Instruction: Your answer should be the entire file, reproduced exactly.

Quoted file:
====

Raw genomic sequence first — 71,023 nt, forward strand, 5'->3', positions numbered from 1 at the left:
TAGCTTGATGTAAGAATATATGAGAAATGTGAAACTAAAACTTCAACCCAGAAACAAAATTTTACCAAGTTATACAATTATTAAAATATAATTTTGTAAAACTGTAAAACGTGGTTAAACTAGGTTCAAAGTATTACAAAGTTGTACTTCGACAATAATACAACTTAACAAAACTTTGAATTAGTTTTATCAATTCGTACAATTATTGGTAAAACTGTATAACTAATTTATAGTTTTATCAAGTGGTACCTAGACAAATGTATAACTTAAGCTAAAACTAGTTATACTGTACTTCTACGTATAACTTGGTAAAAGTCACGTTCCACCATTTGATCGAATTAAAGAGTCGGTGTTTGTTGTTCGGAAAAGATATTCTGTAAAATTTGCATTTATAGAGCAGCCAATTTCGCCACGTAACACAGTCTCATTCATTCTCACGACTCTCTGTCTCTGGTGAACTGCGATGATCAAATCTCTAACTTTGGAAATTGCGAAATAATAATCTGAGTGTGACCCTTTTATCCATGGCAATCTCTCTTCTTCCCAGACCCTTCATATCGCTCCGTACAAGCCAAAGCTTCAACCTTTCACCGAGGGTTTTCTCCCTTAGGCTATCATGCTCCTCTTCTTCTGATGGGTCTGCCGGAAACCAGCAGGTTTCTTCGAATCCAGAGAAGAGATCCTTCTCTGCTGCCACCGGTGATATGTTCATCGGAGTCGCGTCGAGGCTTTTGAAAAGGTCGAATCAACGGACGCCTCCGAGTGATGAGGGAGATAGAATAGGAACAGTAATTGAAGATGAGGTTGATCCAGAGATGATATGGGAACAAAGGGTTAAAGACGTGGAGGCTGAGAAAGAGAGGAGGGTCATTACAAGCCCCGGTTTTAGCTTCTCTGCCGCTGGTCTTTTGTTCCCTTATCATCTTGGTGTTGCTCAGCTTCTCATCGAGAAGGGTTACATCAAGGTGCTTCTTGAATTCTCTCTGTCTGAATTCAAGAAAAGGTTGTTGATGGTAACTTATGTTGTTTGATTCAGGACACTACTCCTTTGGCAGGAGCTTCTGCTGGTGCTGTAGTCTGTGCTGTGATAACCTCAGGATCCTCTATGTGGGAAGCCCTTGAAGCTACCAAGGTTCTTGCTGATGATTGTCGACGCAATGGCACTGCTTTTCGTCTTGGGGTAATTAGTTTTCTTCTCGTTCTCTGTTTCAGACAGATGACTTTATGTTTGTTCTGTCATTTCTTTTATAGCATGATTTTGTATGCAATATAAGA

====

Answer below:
Raw genomic sequence first — 71,023 nt, forward strand, 5'->3', positions numbered from 1 at the left:
TAGCTTGATGTAAGAATATATGAGAAATGTGAAACTAAAACTTCAACCCAGAAACAAAATTTTACCAAGTTATACAATTATTAAAATATAATTTTGTAAAACTGTAAAACGTGGTTAAACTAGGTTCAAAGTATTACAAAGTTGTACTTCGACAATAATACAACTTAACAAAACTTTGAATTAGTTTTATCAATTCGTACAATTATTGGTAAAACTGTATAACTAATTTATAGTTTTATCAAGTGGTACCTAGACAAATGTATAACTTAAGCTAAAACTAGTTATACTGTACTTCTACGTATAACTTGGTAAAAGTCACGTTCCACCATTTGATCGAATTAAAGAGTCGGTGTTTGTTGTTCGGAAAAGATATTCTGTAAAATTTGCATTTATAGAGCAGCCAATTTCGCCACGTAACACAGTCTCATTCATTCTCACGACTCTCTGTCTCTGGTGAACTGCGATGATCAAATCTCTAACTTTGGAAATTGCGAAATAATAATCTGAGTGTGACCCTTTTATCCATGGCAATCTCTCTTCTTCCCAGACCCTTCATATCGCTCCGTACAAGCCAAAGCTTCAACCTTTCACCGAGGGTTTTCTCCCTTAGGCTATCATGCTCCTCTTCTTCTGATGGGTCTGCCGGAAACCAGCAGGTTTCTTCGAATCCAGAGAAGAGATCCTTCTCTGCTGCCACCGGTGATATGTTCATCGGAGTCGCGTCGAGGCTTTTGAAAAGGTCGAATCAACGGACGCCTCCGAGTGATGAGGGAGATAGAATAGGAACAGTAATTGAAGATGAGGTTGATCCAGAGATGATATGGGAACAAAGGGTTAAAGACGTGGAGGCTGAGAAAGAGAGGAGGGTCATTACAAGCCCCGGTTTTAGCTTCTCTGCCGCTGGTCTTTTGTTCCCTTATCATCTTGGTGTTGCTCAGCTTCTCATCGAGAAGGGTTACATCAAGGTGCTTCTTGAATTCTCTCTGTCTGAATTCAAGAAAAGGTTGTTGATGGTAACTTATGTTGTTTGATTCAGGACACTACTCCTTTGGCAGGAGCTTCTGCTGGTGCTGTAGTCTGTGCTGTGATAACCTCAGGATCCTCTATGTGGGAAGCCCTTGAAGCTACCAAGGTTCTTGCTGATGATTGTCGACGCAATGGCACTGCTTTTCGTCTTGGGGTAATTAGTTTTCTTCTCGTTCTCTGTTTCAGACAGATGACTTTATGTTTGTTCTGTCATTTCTTTTATAGCATGATTTTGTATGCAATATAAGA